…and already I am tired, grumpy and miserable! Lol. Just demonstrates how demanding and stressful this job really is. Worked non stop every day.
As we approach the new school year, here in the UK, I am revisiting this very important question - why do people want to be teachers?
There are many responses to this. The longer I spend in the profession, the more answers I come up with…and they can sometimes change depending on the time of year!
Trevor Wright (2008) gives many answers to this fundamental question, and many of them I agree with. He also claims that this is a key question to expect at PGCE/ GTP/ Teaching post interviews - one thing that you can expect to be asked and should be ready to answer.
When faced with this question, don’t say ‘It’s what I always dreamed of doing’ … be careful here; until you become a teacher, you really don’t fully comprehend the demands and nuances of the profession, and so your answer suggests you don’t really know what it is you want - rather, you have an idealised view of it all.
Some reasons for wanting to teach, that suggest you’ve thought a little more about your decision to move in this direction, might include some of the following:
Of course, there are many more reasons that you may have for becoming a teacher, but that interview question is an important one. It needs consideration, thought and a little research. So if you’re in the midst of applying/ starting… ask yourself: “Why do you want to be a teacher?”.
An interesting and useful article from @tes:
Like it or loathe it, you are probably going to have to write numerous assignments, essays or studies during your teacher training. So what can you do to minimise the stress…[Read More]
My eleventh grade English teacher was a guy named Paul MacAdam. I got a D in the class, and I only got the D because I wrote a paper about Toni Morrison’s The Bluest Eye over the summer. I was a crap student: I didn’t read; I didn’t participate; I didn’t turn in papers, or when I did, it was embarrassingly obvious I hadn’t read the books. I also skipped class a lot. It was in the morning, and I didn’t think very highly of morning classes.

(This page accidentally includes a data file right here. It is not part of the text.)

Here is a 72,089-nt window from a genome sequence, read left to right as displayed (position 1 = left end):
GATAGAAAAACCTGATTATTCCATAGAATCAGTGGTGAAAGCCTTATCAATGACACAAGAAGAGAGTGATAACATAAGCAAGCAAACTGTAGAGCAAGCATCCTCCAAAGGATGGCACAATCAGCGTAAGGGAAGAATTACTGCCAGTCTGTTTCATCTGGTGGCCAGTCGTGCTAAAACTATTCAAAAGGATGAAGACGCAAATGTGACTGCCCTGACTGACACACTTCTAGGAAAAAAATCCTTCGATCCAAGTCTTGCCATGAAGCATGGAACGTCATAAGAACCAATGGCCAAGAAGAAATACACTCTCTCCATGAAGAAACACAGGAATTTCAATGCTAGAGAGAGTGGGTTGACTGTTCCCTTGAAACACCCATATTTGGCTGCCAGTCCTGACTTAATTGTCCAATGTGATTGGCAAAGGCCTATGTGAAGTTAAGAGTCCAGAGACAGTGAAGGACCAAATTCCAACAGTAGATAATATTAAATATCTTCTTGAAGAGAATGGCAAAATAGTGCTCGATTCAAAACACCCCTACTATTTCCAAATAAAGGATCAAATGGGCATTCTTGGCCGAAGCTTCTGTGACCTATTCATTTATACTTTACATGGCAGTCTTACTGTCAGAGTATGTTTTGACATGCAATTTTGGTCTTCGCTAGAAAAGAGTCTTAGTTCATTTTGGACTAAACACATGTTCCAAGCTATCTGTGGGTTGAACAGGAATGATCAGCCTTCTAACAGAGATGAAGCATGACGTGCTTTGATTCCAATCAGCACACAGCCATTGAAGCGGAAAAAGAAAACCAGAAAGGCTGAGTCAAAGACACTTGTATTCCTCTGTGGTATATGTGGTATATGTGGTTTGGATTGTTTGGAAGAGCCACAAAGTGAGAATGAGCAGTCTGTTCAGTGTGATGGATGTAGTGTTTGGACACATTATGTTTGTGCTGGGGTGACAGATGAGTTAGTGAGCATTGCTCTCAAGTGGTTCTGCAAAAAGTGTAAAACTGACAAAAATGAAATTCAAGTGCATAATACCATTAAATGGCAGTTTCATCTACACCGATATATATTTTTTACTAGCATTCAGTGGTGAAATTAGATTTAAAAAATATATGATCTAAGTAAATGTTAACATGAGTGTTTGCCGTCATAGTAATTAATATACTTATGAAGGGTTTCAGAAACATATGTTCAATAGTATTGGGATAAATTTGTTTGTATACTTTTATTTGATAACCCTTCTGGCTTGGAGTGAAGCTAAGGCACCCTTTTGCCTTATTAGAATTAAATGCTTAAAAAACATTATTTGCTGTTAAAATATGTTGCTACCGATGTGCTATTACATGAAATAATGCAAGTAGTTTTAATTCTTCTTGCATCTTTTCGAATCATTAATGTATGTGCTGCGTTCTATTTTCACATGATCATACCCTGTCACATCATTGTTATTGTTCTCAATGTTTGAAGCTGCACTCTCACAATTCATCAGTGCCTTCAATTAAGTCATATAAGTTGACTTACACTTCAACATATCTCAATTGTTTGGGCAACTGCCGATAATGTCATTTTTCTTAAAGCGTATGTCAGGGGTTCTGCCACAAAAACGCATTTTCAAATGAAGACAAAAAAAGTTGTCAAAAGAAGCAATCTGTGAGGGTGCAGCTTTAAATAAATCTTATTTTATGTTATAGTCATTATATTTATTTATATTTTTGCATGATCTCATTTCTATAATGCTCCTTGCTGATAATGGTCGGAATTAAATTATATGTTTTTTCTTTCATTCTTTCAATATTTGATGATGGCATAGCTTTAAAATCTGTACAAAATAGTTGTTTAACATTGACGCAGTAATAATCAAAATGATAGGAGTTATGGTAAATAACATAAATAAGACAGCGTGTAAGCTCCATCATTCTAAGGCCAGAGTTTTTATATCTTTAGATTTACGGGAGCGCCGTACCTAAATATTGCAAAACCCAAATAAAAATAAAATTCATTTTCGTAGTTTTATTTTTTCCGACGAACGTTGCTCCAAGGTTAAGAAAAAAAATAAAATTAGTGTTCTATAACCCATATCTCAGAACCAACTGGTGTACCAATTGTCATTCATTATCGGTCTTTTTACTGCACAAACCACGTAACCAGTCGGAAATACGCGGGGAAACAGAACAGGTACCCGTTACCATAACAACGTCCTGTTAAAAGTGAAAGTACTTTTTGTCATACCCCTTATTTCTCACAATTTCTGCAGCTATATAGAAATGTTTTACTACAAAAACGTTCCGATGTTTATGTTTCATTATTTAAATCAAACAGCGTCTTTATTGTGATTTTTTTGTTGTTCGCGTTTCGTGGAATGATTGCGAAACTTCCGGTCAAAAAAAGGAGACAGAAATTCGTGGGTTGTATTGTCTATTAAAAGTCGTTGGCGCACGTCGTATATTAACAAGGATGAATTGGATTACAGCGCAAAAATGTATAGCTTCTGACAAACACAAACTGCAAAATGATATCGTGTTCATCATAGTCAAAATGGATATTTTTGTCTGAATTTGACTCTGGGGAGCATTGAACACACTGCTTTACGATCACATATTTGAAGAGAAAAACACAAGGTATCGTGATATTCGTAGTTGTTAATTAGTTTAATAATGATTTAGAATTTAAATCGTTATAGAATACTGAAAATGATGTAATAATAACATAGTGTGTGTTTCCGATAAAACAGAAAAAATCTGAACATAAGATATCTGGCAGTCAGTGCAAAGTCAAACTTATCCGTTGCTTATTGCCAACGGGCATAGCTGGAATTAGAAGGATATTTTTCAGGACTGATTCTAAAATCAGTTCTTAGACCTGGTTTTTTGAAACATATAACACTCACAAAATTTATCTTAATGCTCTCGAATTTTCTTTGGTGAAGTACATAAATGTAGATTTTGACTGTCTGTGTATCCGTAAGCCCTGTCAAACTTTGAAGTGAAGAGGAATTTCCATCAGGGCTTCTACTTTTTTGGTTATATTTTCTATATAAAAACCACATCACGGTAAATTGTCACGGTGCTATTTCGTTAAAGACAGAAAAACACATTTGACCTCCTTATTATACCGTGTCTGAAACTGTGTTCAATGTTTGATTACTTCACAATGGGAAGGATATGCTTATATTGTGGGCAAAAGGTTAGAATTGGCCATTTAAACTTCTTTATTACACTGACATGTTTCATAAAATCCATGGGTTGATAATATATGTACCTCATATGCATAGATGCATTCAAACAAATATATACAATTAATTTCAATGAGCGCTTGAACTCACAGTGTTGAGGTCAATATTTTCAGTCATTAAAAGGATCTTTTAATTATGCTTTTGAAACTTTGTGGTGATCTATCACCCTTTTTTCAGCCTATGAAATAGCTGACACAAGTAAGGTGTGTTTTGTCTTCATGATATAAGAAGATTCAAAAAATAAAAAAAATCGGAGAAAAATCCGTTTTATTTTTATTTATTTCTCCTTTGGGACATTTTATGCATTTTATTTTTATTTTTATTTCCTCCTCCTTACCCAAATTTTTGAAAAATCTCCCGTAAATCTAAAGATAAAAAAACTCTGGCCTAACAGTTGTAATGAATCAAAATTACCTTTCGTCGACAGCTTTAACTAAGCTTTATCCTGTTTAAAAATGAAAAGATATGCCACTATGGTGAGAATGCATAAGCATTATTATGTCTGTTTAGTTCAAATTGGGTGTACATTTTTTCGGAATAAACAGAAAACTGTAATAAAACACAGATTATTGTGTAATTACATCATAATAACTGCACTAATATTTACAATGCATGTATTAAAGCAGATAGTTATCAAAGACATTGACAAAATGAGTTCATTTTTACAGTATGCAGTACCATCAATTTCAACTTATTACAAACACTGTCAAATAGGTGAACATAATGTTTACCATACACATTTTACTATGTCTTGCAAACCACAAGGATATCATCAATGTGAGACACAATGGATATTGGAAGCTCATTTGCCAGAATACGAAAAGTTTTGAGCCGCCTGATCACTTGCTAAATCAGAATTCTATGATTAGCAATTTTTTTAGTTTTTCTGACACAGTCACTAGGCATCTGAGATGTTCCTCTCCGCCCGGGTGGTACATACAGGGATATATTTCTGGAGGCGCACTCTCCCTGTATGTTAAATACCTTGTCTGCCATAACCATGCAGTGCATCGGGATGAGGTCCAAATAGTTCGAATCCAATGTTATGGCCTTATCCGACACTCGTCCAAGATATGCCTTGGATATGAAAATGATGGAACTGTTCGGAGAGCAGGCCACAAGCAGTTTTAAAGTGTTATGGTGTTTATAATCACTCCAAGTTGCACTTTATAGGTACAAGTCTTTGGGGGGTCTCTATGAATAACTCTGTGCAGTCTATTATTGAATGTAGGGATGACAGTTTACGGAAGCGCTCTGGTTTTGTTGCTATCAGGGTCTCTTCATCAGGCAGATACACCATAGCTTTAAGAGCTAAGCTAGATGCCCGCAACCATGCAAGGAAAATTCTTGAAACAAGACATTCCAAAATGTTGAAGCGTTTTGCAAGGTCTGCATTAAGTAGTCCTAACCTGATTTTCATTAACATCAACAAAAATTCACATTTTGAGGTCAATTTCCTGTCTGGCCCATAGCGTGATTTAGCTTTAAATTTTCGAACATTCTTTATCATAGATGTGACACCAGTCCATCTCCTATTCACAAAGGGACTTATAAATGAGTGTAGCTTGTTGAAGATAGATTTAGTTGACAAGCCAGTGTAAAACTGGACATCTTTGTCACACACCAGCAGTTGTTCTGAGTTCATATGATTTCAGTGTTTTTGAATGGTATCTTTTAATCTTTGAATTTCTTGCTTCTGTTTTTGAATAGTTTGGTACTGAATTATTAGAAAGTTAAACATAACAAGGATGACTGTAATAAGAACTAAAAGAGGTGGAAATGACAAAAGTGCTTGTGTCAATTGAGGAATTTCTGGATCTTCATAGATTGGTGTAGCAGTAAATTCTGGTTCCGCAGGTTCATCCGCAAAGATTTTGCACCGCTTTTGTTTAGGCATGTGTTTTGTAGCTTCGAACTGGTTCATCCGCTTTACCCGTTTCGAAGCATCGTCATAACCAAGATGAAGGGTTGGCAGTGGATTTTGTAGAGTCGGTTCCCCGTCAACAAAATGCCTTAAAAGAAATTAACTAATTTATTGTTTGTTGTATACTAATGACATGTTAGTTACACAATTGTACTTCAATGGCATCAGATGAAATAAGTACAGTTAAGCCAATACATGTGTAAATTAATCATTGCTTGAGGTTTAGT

I actually said that to him once. He took me aside after the bell rang one day and said you’ve been missing a lot of class, and I was like, “Yeah, I don’t think too highly of morning classes.” I was a real peach.
But when I did go to class, I was usually the last person to file into the room. One thing I remember about that class: Mr. MacAdam always held the door open for us until the bell rang. We’d walk in, and he’d greet each of us. He always held the door open until the bell started ringing, and I’d come in last, three seconds before the bell rang, staring at my untied sneakers, stinking of cigarette smoke, and he’d say, “Mr. Green, always a pleasure,” and then he and the class would talk about the book. Say it was Slaughterhouse Five. I hadn’t read it, of course, but they would talk about it, and MacAdam would get to talking about war and the nonlinear nature of time and how Vonnegut had stripped down the language to tell the nakedest of truths.
But the discussion was always so interesting—these big, hot, fun ideas seemed to matter so much. So I read the books. I never read them when I was supposed to read them; I’d read them a week later, after I’d already gotten an F on my reaction paper. But I’d read them. In essence, I was reading great books for fun. MacAdam didn’t know it, of course. He probably still doesn’t know it. But it didn’t matter whether I was worthy of his faith; he kept it. He still held the door open every day for me. He still treated me like I was the smartest kid in the class, still took me seriously on those rare occasions when I’d raise my hand, still listened thoughtfully to me when I’d give him my reading of a passage I could comment upon only because he’d just read it out loud. He believed I was real, that I mattered. I wasn’t yet able to understand that he mattered, but he was okay with that. He just kept holding the door open for me.